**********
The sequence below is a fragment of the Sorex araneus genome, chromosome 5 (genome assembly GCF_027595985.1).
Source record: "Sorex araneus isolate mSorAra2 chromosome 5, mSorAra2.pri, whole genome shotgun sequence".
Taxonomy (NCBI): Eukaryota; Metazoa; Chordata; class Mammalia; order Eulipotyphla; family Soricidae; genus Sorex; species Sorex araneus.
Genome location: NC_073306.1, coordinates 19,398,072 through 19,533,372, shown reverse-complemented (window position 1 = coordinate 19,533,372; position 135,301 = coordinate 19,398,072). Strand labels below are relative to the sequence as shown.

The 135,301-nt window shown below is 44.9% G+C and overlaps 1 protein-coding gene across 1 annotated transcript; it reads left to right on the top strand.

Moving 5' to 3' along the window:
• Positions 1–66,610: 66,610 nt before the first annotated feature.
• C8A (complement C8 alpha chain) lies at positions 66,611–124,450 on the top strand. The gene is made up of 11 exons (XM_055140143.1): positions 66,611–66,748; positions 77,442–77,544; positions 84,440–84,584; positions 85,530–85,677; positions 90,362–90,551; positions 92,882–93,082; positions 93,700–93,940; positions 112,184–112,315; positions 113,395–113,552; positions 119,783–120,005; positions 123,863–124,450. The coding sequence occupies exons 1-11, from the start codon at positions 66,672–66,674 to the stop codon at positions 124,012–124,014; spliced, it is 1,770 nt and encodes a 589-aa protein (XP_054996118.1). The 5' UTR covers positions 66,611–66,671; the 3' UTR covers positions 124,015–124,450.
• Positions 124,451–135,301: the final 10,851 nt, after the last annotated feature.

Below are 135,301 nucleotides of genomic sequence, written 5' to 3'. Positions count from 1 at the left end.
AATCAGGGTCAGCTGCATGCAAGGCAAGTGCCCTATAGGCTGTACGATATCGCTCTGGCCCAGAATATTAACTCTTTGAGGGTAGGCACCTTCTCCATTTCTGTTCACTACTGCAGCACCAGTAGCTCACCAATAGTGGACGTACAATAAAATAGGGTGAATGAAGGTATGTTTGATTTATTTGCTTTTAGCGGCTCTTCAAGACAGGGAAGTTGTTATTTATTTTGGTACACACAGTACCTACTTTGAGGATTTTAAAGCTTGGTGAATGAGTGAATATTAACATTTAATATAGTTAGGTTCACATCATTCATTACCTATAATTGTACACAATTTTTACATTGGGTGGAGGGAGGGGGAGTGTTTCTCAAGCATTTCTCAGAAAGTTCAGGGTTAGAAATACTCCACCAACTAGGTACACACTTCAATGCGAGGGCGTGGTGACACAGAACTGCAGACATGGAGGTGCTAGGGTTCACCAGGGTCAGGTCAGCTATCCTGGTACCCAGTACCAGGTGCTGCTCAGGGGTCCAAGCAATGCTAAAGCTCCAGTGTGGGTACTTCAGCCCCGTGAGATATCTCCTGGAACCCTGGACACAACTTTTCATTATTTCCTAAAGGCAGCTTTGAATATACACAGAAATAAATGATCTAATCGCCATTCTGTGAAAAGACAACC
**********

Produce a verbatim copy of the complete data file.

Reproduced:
The sequence below is a fragment of the Sorex araneus genome, chromosome 5 (genome assembly GCF_027595985.1).
Source record: "Sorex araneus isolate mSorAra2 chromosome 5, mSorAra2.pri, whole genome shotgun sequence".
Taxonomy (NCBI): Eukaryota; Metazoa; Chordata; class Mammalia; order Eulipotyphla; family Soricidae; genus Sorex; species Sorex araneus.
Genome location: NC_073306.1, coordinates 19,398,072 through 19,533,372, shown reverse-complemented (window position 1 = coordinate 19,533,372; position 135,301 = coordinate 19,398,072). Strand labels below are relative to the sequence as shown.

The 135,301-nt window shown below is 44.9% G+C and overlaps 1 protein-coding gene across 1 annotated transcript; it reads left to right on the top strand.

Moving 5' to 3' along the window:
• Positions 1–66,610: 66,610 nt before the first annotated feature.
• C8A (complement C8 alpha chain) lies at positions 66,611–124,450 on the top strand. The gene is made up of 11 exons (XM_055140143.1): positions 66,611–66,748; positions 77,442–77,544; positions 84,440–84,584; positions 85,530–85,677; positions 90,362–90,551; positions 92,882–93,082; positions 93,700–93,940; positions 112,184–112,315; positions 113,395–113,552; positions 119,783–120,005; positions 123,863–124,450. The coding sequence occupies exons 1-11, from the start codon at positions 66,672–66,674 to the stop codon at positions 124,012–124,014; spliced, it is 1,770 nt and encodes a 589-aa protein (XP_054996118.1). The 5' UTR covers positions 66,611–66,671; the 3' UTR covers positions 124,015–124,450.
• Positions 124,451–135,301: the final 10,851 nt, after the last annotated feature.

Below are 135,301 nucleotides of genomic sequence, written 5' to 3'. Positions count from 1 at the left end.
AATCAGGGTCAGCTGCATGCAAGGCAAGTGCCCTATAGGCTGTACGATATCGCTCTGGCCCAGAATATTAACTCTTTGAGGGTAGGCACCTTCTCCATTTCTGTTCACTACTGCAGCACCAGTAGCTCACCAATAGTGGACGTACAATAAAATAGGGTGAATGAAGGTATGTTTGATTTATTTGCTTTTAGCGGCTCTTCAAGACAGGGAAGTTGTTATTTATTTTGGTACACACAGTACCTACTTTGAGGATTTTAAAGCTTGGTGAATGAGTGAATATTAACATTTAATATAGTTAGGTTCACATCATTCATTACCTATAATTGTACACAATTTTTACATTGGGTGGAGGGAGGGGGAGTGTTTCTCAAGCATTTCTCAGAAAGTTCAGGGTTAGAAATACTCCACCAACTAGGTACACACTTCAATGCGAGGGCGTGGTGACACAGAACTGCAGACATGGAGGTGCTAGGGTTCACCAGGGTCAGGTCAGCTATCCTGGTACCCAGTACCAGGTGCTGCTCAGGGGTCCAAGCAATGCTAAAGCTCCAGTGTGGGTACTTCAGCCCCGTGAGATATCTCCTGGAACCCTGGACACAACTTTTCATTATTTCCTAAAGGCAGCTTTGAATATACACAGAAATAAATGATCTAATCGCCATTCTGTGAAAAGACAACC